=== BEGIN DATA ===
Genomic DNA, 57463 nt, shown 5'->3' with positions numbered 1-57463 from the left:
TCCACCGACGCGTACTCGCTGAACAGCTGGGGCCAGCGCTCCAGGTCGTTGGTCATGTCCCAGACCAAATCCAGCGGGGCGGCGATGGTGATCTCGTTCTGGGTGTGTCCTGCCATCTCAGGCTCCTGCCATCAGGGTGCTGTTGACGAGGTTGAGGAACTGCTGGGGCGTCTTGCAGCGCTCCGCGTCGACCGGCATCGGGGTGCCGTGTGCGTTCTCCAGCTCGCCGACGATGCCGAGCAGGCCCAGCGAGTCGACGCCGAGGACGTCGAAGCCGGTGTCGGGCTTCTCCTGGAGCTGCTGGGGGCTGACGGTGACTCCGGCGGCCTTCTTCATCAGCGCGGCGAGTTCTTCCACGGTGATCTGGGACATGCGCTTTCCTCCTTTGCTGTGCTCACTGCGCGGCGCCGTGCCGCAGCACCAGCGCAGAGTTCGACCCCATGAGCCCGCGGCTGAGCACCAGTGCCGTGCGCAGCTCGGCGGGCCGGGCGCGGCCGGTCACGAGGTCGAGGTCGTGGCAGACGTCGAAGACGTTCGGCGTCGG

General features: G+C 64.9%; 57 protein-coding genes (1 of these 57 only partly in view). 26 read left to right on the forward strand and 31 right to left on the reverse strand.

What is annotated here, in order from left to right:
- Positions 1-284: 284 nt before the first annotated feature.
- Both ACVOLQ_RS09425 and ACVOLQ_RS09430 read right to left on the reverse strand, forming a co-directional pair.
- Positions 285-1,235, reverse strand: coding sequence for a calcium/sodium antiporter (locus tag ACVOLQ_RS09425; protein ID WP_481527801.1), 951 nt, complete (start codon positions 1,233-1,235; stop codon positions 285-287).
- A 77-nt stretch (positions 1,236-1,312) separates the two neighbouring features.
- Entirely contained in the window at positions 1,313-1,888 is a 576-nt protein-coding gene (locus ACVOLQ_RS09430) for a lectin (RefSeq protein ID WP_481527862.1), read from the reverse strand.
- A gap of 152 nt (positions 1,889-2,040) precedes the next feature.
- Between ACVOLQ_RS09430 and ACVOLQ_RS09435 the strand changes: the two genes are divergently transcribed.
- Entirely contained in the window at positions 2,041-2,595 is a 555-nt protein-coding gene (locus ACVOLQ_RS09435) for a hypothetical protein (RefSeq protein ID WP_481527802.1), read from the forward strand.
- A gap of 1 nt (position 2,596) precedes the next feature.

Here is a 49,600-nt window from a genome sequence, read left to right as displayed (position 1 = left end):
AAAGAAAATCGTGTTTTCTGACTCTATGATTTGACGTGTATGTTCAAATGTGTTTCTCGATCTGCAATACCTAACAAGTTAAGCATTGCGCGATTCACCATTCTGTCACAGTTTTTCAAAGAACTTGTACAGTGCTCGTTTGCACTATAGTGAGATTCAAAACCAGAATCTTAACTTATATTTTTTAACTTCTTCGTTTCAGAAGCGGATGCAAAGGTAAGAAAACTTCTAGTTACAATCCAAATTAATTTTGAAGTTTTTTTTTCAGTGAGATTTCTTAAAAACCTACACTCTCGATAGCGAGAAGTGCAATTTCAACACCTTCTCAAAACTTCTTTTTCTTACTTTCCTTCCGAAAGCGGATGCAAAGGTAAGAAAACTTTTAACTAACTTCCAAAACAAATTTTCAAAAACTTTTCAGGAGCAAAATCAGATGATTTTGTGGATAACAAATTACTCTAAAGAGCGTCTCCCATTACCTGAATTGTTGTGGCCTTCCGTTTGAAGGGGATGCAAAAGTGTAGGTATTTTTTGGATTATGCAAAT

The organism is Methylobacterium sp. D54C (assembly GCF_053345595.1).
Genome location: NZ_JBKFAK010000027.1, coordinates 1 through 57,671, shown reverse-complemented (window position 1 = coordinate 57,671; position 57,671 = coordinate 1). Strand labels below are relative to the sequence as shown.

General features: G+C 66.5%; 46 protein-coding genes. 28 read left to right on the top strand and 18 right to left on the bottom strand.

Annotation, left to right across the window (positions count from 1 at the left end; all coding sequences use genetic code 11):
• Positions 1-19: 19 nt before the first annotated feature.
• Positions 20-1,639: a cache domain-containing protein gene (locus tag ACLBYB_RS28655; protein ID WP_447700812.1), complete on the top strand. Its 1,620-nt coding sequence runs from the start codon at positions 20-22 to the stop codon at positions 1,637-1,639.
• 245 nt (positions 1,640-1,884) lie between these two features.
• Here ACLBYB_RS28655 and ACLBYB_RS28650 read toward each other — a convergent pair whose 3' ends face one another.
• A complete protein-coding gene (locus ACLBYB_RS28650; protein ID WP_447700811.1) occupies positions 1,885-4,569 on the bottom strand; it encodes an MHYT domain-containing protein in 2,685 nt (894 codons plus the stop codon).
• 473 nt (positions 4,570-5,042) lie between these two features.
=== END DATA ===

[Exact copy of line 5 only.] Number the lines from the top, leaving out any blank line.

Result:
- Positions 1-284: 284 nt before the first annotated feature.